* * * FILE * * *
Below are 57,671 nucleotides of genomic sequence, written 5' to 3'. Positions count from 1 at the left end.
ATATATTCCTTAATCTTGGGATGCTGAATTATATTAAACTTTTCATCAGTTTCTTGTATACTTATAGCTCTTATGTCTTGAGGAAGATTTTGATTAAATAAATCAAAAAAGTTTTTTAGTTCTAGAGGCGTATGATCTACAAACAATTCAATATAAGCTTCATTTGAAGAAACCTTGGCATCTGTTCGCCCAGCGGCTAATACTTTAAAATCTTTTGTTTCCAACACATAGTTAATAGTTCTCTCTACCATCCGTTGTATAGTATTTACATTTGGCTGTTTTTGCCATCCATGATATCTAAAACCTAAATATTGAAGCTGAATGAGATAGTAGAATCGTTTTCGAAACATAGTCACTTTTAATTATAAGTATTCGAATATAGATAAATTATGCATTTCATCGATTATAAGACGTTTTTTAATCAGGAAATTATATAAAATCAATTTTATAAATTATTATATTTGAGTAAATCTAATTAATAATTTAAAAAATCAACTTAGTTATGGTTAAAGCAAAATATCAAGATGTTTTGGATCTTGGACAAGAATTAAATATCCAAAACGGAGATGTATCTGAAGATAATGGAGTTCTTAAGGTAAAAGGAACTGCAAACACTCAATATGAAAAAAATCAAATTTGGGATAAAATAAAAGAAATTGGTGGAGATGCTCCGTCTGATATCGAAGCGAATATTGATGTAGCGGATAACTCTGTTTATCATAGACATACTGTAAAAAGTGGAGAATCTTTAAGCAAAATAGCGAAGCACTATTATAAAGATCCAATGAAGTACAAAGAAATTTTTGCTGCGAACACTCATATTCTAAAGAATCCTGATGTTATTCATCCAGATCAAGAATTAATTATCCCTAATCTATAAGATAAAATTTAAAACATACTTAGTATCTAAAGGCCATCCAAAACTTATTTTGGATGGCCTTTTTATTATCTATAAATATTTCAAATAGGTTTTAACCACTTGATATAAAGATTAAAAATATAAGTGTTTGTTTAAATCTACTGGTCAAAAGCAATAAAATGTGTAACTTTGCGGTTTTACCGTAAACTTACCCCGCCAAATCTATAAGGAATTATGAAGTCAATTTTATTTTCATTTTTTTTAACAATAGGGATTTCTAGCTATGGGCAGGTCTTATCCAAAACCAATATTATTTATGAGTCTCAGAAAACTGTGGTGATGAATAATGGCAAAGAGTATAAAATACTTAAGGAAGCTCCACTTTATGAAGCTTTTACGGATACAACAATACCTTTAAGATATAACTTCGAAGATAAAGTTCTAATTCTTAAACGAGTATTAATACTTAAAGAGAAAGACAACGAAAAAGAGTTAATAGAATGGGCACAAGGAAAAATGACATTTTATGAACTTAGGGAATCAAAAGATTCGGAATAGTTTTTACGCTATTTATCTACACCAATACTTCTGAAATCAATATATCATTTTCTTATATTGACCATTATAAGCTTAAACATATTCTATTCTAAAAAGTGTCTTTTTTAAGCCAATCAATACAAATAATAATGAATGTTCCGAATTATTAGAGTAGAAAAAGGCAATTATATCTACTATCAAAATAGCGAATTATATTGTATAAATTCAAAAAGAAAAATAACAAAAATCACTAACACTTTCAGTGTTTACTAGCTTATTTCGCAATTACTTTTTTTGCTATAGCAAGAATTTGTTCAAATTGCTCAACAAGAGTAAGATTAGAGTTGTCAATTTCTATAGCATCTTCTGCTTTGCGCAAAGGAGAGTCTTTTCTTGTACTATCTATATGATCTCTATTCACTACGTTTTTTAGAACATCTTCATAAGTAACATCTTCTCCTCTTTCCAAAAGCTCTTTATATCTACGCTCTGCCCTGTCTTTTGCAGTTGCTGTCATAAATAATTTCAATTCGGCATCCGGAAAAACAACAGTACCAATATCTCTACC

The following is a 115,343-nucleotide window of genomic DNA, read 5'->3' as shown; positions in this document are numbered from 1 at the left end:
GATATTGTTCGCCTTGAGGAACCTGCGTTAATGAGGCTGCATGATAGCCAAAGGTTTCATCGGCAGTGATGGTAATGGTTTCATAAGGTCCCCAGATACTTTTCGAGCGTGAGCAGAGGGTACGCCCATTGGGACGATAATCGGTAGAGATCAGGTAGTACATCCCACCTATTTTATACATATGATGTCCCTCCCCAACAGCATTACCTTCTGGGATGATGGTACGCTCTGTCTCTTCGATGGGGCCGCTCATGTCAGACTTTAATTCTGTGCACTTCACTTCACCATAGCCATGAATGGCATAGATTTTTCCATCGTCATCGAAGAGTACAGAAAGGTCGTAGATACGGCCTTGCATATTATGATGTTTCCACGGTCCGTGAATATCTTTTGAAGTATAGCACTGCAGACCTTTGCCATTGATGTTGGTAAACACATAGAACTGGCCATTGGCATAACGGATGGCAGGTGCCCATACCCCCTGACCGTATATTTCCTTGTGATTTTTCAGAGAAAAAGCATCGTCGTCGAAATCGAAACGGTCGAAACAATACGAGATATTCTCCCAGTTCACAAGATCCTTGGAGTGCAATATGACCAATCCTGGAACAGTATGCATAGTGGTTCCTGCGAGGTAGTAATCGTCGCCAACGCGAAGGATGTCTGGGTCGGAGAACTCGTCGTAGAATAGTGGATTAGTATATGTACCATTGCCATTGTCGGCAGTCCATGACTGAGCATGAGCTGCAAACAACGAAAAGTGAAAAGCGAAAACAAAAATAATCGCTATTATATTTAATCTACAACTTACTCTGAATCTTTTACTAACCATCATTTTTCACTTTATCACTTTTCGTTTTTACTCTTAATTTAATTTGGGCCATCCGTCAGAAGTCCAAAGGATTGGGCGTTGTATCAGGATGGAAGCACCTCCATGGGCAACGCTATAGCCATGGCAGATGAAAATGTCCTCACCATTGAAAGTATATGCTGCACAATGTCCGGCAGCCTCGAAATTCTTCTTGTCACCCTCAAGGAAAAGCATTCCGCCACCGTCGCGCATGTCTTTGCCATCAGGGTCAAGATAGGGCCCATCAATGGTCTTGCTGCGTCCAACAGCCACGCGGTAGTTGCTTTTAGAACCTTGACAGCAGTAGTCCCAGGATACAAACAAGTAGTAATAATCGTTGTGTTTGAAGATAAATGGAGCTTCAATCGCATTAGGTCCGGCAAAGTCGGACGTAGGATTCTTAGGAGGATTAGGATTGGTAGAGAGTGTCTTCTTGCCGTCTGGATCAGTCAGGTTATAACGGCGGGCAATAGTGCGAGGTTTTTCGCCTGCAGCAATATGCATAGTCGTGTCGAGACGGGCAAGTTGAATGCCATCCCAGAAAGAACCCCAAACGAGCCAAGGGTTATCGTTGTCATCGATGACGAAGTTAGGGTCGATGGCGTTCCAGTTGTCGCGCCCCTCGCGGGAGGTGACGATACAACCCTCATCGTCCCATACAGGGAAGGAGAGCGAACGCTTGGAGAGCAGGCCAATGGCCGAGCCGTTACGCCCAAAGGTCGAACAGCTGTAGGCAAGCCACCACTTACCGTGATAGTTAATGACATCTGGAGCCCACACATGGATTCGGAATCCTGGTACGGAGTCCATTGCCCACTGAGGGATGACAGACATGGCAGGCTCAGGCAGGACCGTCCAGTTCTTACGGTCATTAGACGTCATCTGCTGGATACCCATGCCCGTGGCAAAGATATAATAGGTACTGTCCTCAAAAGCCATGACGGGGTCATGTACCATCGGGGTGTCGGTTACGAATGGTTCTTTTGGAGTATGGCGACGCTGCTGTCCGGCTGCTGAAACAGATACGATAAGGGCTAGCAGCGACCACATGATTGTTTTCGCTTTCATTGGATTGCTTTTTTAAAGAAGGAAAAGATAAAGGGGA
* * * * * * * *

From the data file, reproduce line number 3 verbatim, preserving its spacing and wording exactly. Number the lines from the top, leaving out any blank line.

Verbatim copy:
The following is a 115,343-nucleotide window of genomic DNA, read 5'->3' as shown; positions in this document are numbered from 1 at the left end: